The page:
by Anisha Shah, MD
Basal metabolic rate (BMR) is the total number of calories that your body needs to perform basic, life-sustaining functions. These basal functions include circulation, breathing, cell production, nutrient processing, protein synthesis, and ion transport. You can calculate the basal metabolic rate using a mathematical formula.
Some experts use the terms basal metabolic rate (BMR) and resting metabolic rate (RMR) interchangeably. These two terms are very similar. But there is a slight difference in the definition of BMR and the definition of RMR that is helpful to understand.
- Basal metabolic rate is a measurement of the number of calories needed to perform your body’s most basic (basal) functions, like breathing, circulation and cell production. BMR is most accurately measured in a lab setting under very restrictive conditions.
- Resting metabolic rate is a measurement of the number of calories that your body burns at rest. Resting metabolic rate is usually measured in the morning before you eat or exercise and after a full night of restful sleep.
As you can see, the definitions of RMR and BMR are almost identical. Your resting metabolic rate should be an accurate estimate of your basal metabolic rate. Because the terms are similar, some fitness and weight loss experts use both terms to describe the same thing. But the term “resting metabolic rate” is more common.
Calculate Your BMR
If you are looking to reach or maintain a healthy weight may find it helpful to calculate your BMR. You can either find the number using a formula designed by scientists, you can get it tested in a lab, or you can use an online calculator. No method is perfectly accurate, but a lab test will probably give you the best estimate.
But since lab tests can be costly, many dieters and exercisers use one of the other two methods to determine basal metabolic rate and/or the total number of calories they burn each day.
Equation to Calculate Your BMR
The Harris-Benedict Equation is often used to estimate basal metabolic rate.
- Men: BMR = 88.362 + (13.397 x weight in kg) + (4.799 x height in cm) – (5.677 x age in years)
- Women: BMR = 447.593 + (9.247 x weight in kg) + (3.098 x height in cm) – (4.330 x age in years)
Online BMR Calculator
Put your height, weight, and age into our online calculator to find your basal metabolic rate with the addition of daily activity. The calculator provides you with an estimate of the total number of calories you burn each day.
Use BMR to Lose Weight
Once you understand BMR and you get a good estimate of your number, you can use it to help you reach or maintain a healthy weight. First you can try to increase your basal metabolic rate, then you can increase the total number of calories you burn each day to help you reach your goal.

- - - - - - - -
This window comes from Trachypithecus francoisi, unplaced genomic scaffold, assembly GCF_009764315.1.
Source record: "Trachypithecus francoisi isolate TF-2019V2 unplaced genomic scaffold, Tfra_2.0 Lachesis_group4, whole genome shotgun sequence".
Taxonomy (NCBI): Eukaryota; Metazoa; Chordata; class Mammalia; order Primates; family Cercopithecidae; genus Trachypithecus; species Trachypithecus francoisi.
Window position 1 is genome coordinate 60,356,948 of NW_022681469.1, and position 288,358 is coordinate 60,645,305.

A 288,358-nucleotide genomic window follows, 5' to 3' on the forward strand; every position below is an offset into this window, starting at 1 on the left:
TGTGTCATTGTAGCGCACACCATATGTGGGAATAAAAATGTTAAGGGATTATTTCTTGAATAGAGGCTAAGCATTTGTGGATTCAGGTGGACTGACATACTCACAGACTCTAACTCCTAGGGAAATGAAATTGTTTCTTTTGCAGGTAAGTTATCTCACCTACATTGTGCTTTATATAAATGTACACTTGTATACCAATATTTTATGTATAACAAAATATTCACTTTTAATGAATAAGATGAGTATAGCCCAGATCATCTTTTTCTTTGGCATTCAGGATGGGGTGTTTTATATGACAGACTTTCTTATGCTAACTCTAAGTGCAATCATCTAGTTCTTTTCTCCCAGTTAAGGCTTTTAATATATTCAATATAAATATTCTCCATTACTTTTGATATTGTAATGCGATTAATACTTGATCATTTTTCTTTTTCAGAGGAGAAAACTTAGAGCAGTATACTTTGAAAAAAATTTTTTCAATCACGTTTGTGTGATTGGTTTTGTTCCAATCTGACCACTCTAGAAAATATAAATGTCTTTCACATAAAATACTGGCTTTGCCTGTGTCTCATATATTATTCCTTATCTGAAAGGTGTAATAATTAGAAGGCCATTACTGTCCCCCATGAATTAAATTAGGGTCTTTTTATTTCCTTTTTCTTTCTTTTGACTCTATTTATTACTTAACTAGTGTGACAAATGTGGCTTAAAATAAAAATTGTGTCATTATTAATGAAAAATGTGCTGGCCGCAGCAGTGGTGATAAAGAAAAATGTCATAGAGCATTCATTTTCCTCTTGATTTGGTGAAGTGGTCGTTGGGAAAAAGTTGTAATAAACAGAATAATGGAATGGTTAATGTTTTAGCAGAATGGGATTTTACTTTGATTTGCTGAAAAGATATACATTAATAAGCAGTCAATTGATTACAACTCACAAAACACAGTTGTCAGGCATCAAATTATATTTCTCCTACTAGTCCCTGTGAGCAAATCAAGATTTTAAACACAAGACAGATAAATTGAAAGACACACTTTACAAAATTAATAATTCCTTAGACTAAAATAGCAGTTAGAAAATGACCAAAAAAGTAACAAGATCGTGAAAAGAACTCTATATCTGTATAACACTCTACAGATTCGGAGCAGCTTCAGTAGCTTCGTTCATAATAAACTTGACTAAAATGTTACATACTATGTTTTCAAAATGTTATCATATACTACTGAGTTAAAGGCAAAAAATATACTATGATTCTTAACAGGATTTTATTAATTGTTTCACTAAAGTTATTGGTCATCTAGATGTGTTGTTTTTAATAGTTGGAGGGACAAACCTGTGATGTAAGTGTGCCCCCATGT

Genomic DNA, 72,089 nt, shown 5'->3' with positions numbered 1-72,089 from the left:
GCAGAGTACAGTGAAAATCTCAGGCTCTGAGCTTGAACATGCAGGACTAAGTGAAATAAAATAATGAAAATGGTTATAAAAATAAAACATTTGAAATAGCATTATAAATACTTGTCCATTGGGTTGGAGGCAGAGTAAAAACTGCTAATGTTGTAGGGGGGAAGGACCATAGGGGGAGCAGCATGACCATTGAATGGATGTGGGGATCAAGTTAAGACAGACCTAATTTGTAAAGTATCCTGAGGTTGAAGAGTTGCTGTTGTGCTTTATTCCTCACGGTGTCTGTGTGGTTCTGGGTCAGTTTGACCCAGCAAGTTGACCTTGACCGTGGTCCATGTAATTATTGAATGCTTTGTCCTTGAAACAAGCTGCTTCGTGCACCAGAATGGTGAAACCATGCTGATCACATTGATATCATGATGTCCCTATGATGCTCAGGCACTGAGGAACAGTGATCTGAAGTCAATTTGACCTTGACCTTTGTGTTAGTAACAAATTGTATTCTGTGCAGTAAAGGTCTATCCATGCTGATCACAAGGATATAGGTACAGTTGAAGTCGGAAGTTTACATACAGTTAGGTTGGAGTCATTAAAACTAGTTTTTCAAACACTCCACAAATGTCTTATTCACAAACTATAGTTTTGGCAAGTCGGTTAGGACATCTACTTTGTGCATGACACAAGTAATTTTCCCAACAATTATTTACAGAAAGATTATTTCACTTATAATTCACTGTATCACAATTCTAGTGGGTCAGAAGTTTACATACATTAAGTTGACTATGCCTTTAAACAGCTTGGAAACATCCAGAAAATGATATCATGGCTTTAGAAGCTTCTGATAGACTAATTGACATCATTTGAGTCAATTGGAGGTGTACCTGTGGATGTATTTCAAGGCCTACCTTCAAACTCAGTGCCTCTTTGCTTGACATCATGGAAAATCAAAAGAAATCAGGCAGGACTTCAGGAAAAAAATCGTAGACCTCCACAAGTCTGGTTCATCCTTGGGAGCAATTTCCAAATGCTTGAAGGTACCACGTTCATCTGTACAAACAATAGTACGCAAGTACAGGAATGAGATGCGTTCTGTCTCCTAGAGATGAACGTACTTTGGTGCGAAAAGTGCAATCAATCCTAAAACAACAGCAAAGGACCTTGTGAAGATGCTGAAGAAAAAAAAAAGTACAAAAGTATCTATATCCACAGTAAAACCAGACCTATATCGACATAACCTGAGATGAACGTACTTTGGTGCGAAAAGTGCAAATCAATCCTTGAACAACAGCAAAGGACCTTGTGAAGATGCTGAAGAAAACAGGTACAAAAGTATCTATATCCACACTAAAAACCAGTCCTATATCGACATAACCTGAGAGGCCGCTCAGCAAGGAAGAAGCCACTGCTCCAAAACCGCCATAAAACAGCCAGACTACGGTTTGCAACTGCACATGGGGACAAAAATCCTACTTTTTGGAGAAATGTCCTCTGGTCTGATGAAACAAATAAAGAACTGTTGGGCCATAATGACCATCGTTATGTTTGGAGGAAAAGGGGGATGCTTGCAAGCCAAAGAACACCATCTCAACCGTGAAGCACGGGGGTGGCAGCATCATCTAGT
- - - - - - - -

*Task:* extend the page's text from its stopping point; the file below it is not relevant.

Change Your BMR
A combination of factors determines your basal metabolic rate. Genetic factors, age, gender and body composition all play a role. There’s not much you can do to control genetics, age or gender. But you can change your body’s fat to muscle ratio to boost your metabolism.
So how do you change your body composition? Build muscle! Even when your body is at rest, lean muscle mass will burn more calories than fat. And you don’t even have to be a bodybuilder to see benefits. Several studies have shown that after just a few weeks of resistance training you may be able to see a 7%-8% increase in resting metabolic rate.1
Increase Daily Calorie Expenditure
The total number of calories you burn each day is heavily dependent on your basal metabolic rate. But you can also burn more calories each day by making changes to your diet and activity level.
Your basal metabolic rate combined with two other factors can give you an idea of the total number of calories you burn each day.
- Basal metabolic rate accounts for about 60%-75% of total calories burned each day. Increase muscle mass to burn more calories.
- Activity thermogenesis: (non-exercise movement and exercise) accounts for about 15%-30% of total calories burned each day. Increase daily movement to burn more calories.
- Thermic effect of food: (calories burned from eating and digestion) accounts for about 10% of total calories burned each day. Choose healthy protein-rich foods to make a small difference.
If you can burn more calories than you consume, you will create a calorie deficit or negative energy balance.
A calorie deficit of 500-1000 calories per day should result in a 1-2 pound weight loss per week.
A Word From Verywell
Learning about your basal metabolic rate and the total number of calories you burn each day is a positive step in the process of reaching or maintaining a healthy weight. The more you know, the easier it is to make changes in your life that produce real results.
Track your numbers, keep a weight loss journal, gather support from friends and family, and connect with your healthcare team to find a plan that works over the long-term for you.